“The pre-production and scouting took longer than they have on most projects I’ve ever tackled: We needed to find the perfect doorway, the perfect street, the perfect street, the perfect field for every frame.”
—Guillermo del Toro

The only thing they didn’t find was the perfect script. (But how many of those have there been?) Or maybe I just yearned for that Rod Serling touch, where at the end of the film I recognized myself in Stanton Carlisle. (But how many Rod Serlings have there been?)

But I think where del Toro and Morgan exceeded the book and the 1947 movie version was the whole Ezra Grindle (Richard Jenkins) sequence through to the ending. The book was too convoluted and the ’47 movie too unbelievable. Cooper does a brilliant job of showing Stanton’s emotional breakdown at the end. I hope I get to see the black and white version of Nightmare Alley in a theater some time.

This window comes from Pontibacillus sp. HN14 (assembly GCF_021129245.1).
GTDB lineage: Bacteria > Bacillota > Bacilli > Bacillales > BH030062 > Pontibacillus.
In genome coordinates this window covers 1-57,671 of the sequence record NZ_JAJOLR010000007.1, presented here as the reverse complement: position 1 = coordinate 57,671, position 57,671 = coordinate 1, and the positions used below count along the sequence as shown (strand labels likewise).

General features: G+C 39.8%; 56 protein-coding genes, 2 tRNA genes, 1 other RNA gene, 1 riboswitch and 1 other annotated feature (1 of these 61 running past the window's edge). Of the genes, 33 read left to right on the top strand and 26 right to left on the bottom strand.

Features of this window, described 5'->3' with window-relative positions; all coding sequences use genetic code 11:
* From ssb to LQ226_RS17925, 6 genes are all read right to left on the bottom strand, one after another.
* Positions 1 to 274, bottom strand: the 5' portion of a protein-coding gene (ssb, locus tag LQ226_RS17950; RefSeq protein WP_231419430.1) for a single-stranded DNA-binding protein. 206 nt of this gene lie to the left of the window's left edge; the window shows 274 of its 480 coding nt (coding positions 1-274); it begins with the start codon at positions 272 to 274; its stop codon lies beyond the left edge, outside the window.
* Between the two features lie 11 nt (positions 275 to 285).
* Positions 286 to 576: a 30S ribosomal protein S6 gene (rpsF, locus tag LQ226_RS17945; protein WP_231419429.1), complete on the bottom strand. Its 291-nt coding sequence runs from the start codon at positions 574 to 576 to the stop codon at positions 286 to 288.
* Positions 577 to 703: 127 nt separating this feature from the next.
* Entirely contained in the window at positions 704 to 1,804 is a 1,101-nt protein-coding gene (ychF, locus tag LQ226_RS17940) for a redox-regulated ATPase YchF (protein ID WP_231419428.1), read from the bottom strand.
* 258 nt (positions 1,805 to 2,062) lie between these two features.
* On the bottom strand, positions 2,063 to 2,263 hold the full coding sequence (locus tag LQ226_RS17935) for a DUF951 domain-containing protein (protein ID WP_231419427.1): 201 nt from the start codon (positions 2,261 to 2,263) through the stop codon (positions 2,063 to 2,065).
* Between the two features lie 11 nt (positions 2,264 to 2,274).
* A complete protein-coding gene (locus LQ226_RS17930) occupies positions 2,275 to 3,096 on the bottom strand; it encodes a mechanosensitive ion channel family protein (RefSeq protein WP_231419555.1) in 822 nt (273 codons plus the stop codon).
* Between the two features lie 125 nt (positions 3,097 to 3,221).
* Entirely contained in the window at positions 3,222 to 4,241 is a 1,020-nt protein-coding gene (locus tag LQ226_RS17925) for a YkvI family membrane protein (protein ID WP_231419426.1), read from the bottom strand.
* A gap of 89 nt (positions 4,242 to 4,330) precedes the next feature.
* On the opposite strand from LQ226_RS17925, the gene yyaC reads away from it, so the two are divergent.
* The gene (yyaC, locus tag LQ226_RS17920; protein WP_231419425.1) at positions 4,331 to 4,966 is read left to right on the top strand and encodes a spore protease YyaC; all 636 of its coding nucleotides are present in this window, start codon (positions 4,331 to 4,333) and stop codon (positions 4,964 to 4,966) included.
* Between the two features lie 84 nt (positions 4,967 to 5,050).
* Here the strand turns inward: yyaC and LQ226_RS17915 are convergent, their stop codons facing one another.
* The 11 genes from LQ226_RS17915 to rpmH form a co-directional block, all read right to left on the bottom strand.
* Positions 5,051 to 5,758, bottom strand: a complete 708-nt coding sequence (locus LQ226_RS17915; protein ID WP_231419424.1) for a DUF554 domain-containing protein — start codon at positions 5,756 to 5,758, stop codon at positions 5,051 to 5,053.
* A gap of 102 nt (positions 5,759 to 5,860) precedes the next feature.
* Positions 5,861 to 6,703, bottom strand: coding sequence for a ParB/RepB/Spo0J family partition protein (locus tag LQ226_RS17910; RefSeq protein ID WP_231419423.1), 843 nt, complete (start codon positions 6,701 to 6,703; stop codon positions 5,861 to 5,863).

P.S. After I wrote this post, I looked at some reviews of the film. I think Rex Reed said what I wanted to—but he did it in just 33 words:
”It’s too long, too uneven in some places, too slow in others, and too flawed to be a masterpiece, but even with its drawbacks I could not take my eyes off the screen.”

Scott W. Smith is the author of Screenwriting with Brass Knuckles

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What happens to a dream deferred?
Does it dry up
like a raisin in the sun?

—Langston Hughes poem ”Harlem”

”He was the beam we all followed.”
—Denzel Washington on Sidney Poitier

On this Martin Luther King Day I decided to revisit the classic movie A Raisin in the Sun. The movie came out in 1961, two years before Martin Luther King Jr.’s “I Have a Dream Speech” and three years before the Civil Rights Act passed. The movie is based on the 1959 Broadway play of the same name written by Lorraine Hansberry, who also wrote the screenplay. It is playwriting and screenwriting with brass knuckles.